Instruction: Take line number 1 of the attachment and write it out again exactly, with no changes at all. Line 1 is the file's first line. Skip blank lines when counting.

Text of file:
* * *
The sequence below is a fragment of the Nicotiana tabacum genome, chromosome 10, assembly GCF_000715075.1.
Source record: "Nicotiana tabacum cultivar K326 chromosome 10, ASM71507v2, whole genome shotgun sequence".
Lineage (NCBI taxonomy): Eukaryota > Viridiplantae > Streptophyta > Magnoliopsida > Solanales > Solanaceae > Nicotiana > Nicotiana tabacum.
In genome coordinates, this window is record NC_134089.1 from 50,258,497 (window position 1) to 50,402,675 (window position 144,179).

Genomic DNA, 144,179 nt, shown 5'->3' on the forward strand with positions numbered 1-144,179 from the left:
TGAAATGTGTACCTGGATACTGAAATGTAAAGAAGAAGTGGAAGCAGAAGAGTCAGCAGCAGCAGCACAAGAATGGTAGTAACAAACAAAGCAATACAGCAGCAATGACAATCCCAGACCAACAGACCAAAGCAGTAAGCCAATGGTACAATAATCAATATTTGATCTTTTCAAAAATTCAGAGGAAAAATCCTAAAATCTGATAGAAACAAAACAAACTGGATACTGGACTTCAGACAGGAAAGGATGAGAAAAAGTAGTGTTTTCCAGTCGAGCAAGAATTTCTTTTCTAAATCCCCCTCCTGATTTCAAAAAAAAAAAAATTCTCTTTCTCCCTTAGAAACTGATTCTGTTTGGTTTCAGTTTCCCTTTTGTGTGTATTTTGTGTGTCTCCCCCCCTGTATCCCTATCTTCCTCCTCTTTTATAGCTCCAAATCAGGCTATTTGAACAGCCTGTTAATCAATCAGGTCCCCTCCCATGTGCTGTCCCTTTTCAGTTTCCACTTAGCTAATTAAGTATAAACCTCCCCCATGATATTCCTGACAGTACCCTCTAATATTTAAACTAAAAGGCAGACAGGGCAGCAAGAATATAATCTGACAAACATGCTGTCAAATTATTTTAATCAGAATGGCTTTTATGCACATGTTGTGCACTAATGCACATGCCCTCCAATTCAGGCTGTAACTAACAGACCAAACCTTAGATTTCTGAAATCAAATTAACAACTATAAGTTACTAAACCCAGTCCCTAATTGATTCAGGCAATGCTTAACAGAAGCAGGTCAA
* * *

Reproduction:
The sequence below is a fragment of the Nicotiana tabacum genome, chromosome 10, assembly GCF_000715075.1.